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SpaceX success launches space startups to new heights
January 15, 2016 / 7:50 PM / 2 years ago

SpaceX success launches space startups to new heights

A remodeled version of the SpaceX Falcon 9 rocket lifts off at the Cape Canaveral Air Force Station on the launcher’s first mission since a June failure in Cape Canaveral, Florida, December 21, 2015. REUTERS/Joe Skipper

SAN FRANCISCO (Reuters) - SpaceX’s successful landing of a reusable rocket booster last month opens a new frontier for commercial space startups by offering tremendous cost savings and attracting venture capitalists who once shied away from spatial ventures.

Space startups include nano-satellite makers, earth-imaging and weather-tracking technology developers, and ventures with ambitious plans to mine asteroids. If this fledgling industry can reuse rockets, that will save money and accelerate the pace of launches, enabling startups to more quickly test and update their technology, and replace old satellites more frequently - all critical for growing revenue.

“Driving down the cost of the launch, which is the single greatest barrier to entry for the startups and the investors ... makes (space startups) much more viable,” said Jeff Matthews, director of venture strategy and research at the Space Frontier Foundation, a space advocacy nonprofit.

To be sure, space remains a high-risk endeavor. SpaceX, founded by high-tech entrepreneur Elon Musk, had one successful rocket landing after multiple failures, and more work to do. Rocket companies including Richard Branson’s Virgin Galactic have also had catastrophic failures.

While another disaster could take momentum away from the nascent sector, venture capitalists say investor confidence has been buoyed by the historic landing of SpaceX’s Falcon 9, upright and intact, on Dec. 21. It was the first ever successful recovery of a reusable rocket.

Peter Hebert, cofounder and managing partner at Lux Capital, has long been enthusiastic about space ventures, but said his colleagues are now joining in.

“SpaceX’s success has been a major driver,” said Hebert, whose firm backs Planet Labs, which builds shoebox-size Earth-imaging satellites, and Orbital Insight, a satellite image processing startup.

Planet Labs Cofounder and CEO Will Marshall said he has been talking to SpaceX about lowering launch costs. The startup has scheduled more than 200 satellite launches this year, about double its total previous launches.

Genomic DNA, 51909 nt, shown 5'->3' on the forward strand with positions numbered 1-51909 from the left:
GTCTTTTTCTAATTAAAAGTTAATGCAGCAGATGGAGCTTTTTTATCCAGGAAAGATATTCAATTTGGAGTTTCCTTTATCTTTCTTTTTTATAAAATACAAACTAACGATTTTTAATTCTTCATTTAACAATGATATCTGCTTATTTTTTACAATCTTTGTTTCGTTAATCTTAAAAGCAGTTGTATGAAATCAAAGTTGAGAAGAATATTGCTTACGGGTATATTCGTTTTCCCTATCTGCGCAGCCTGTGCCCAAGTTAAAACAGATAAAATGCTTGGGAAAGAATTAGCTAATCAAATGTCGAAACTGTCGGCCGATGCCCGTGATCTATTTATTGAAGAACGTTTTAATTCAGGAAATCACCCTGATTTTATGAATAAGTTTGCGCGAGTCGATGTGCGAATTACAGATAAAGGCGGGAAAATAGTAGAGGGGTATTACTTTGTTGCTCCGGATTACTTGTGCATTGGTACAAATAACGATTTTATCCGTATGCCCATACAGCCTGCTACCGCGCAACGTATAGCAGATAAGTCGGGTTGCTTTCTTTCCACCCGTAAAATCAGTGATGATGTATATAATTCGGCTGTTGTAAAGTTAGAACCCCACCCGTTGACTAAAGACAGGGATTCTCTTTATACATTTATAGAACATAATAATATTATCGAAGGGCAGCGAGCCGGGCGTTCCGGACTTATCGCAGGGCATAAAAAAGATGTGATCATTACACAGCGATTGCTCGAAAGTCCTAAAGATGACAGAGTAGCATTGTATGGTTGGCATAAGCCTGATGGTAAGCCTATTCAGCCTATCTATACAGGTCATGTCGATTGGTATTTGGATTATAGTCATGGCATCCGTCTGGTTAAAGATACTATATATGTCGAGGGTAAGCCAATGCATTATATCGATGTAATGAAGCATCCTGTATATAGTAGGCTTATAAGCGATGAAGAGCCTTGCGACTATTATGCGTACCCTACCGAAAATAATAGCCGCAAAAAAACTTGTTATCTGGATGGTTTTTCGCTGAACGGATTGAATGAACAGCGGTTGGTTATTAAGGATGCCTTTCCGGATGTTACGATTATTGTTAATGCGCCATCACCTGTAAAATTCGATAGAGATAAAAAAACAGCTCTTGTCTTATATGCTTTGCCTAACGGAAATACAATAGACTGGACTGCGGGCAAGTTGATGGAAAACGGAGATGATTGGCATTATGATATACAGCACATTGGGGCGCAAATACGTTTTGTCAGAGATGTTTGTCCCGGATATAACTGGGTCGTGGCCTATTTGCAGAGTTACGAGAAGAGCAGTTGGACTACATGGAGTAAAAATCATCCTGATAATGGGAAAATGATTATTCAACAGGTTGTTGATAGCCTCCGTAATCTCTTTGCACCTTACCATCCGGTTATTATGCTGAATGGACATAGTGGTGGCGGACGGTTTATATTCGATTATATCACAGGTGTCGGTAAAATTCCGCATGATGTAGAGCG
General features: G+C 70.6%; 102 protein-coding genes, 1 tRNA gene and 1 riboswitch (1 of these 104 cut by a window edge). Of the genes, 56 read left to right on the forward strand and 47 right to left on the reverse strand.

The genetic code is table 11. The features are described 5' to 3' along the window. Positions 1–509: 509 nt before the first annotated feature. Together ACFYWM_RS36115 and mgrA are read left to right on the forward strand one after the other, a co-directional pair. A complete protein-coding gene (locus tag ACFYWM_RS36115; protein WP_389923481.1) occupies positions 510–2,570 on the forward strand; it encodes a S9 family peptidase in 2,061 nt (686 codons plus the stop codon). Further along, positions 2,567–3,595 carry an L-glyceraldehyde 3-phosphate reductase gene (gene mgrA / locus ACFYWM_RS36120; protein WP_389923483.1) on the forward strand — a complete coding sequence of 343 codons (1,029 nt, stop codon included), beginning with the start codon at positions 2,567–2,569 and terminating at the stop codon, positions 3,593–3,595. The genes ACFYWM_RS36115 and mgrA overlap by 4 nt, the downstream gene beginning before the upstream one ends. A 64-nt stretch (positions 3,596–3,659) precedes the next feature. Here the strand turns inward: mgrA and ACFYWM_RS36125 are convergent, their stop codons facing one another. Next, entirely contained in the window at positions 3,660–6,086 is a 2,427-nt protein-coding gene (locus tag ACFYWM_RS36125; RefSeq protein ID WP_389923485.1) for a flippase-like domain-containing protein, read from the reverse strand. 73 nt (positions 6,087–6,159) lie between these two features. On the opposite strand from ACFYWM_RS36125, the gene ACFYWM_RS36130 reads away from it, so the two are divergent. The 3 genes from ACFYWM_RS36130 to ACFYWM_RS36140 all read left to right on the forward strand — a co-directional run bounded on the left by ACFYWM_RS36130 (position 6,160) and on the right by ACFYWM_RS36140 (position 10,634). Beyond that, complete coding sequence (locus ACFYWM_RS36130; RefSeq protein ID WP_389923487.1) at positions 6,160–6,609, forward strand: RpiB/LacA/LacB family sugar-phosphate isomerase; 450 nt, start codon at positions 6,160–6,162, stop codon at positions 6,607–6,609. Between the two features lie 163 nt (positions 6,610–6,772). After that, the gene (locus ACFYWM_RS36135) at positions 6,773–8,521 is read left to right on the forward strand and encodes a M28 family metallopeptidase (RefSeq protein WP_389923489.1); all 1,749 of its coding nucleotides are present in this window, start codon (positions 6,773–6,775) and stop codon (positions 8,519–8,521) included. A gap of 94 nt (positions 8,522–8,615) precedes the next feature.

“It’s not going to have an effect tomorrow,” Marshall said. But “there is no question that this helps companies like ourselves and the growing space tech ecosystem.”

Since 2012, space startups have raised $2.2 billion, according to venture capital database CB Insights. The lion’s share of that came in SpaceX’s $1 billion round in January 2015, which valued it at $12 billion.

    “That woke people,” said Richard Rocket, CEO and co-founder of NewSpace Global, which tracks for-profit space companies. “Investors are now starting to ask the question of ‘Where is the next SpaceX?'”

One of Spire's Lemur 2-2.0 satellites is seen during a tour of Spire's nano-satellite facility in San Francisco, California January 6, 2016. REUTERS/Beck Diefenbach

    Bagaveev Corporation is a reusable rocket launcher startup that hopes to raise $15 million in the next couple of months, in time for its first launch. Founder Nadir Bagaveyev said the enthusiasm generated by SpaceX has proved helpful.

    “Optimism is high everywhere,” he said.

COST CUT

Slideshow (4 Images)

How much cheaper launches will become and when those savings will be passed to startups remains to be seen. SpaceX has not spoken about price changes publicly and did not respond to questions from Reuters.

Spire is a startup that builds nano-satellites weighing about 11 pounds each. It has four nano-satellites in orbit and is ultimately aiming for 100 so it can offer complete coverage of global weather and shipping patterns.

    Spire replaces the satellites every two years, and each launch currently costs about $250,000, according to the company’s operations chief, Chris Wake.

    “Even if you cut that by a quarter or in half, that’s a massive savings,” he said.

Although developing a reliable fleet will take many years, reusable rockets will reduce the delays that are the bane of many space startups.

    “If you’re trying to put 4,000 satellites in orbit, one launch a month doesn’t work,” said Steve Jurvetson, a venture capitalist with Draper Fisher Jurvetson, which has invested in SpaceX and Planet Labs.

Sunil Nagaraj of Bessemer Venture Partners, an early space investor, estimated that the cost to launch the SpaceX’s Falcon 9 can be cut from $61 million to between $40 million and $45 million by reusing the first stage of the rocket, which contains nine of its 10 engines.

He said his firm is meeting “more and more” New Space companies every month. “I am optimistic that we will grow our pace of investing in this sector,” Nagaraj said.

Reporting by Heather Somerville; Editing by Stephen R. Trousdale and Tiffany Wu

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